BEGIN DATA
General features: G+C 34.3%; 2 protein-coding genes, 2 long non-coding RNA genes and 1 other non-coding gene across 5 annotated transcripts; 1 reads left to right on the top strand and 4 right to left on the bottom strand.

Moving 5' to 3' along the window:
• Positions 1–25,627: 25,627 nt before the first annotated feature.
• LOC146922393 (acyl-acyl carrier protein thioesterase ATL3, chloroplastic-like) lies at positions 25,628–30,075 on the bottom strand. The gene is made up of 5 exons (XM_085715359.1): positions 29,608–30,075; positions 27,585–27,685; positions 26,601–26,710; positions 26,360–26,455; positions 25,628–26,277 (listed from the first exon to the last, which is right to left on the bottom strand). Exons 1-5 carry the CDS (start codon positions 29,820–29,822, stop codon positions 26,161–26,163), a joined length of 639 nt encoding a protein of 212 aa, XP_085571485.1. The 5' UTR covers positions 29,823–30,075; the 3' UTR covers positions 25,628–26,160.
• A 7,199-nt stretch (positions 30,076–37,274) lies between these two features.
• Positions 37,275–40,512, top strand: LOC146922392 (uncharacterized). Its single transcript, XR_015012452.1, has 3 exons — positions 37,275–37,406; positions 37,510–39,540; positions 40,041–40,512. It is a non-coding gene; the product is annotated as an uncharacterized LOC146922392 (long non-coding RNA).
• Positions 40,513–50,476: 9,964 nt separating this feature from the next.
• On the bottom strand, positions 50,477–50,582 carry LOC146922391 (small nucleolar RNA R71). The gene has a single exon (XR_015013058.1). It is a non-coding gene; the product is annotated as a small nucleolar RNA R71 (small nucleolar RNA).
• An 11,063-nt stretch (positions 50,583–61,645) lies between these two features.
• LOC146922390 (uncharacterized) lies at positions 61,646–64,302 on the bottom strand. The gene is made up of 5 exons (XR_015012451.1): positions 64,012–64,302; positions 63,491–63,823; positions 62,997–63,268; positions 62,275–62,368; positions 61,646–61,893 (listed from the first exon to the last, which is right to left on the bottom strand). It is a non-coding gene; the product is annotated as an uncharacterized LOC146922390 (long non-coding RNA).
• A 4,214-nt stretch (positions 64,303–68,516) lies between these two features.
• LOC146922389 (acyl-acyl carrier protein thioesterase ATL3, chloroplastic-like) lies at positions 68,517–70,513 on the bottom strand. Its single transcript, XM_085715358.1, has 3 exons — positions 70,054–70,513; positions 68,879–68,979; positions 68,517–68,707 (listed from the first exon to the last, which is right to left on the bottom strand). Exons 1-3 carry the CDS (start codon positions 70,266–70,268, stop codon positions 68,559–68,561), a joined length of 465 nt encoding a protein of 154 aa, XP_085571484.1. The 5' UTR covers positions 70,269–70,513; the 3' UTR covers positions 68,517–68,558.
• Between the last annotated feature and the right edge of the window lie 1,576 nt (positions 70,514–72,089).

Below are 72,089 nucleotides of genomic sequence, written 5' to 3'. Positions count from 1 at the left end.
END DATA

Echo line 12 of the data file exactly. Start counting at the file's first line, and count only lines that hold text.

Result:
• LOC146922389 (acyl-acyl carrier protein thioesterase ATL3, chloroplastic-like) lies at positions 68,517–70,513 on the bottom strand. Its single transcript, XM_085715358.1, has 3 exons — positions 70,054–70,513; positions 68,879–68,979; positions 68,517–68,707 (listed from the first exon to the last, which is right to left on the bottom strand). Exons 1-3 carry the CDS (start codon positions 70,266–70,268, stop codon positions 68,559–68,561), a joined length of 465 nt encoding a protein of 154 aa, XP_085571484.1. The 5' UTR covers positions 70,269–70,513; the 3' UTR covers positions 68,517–68,558.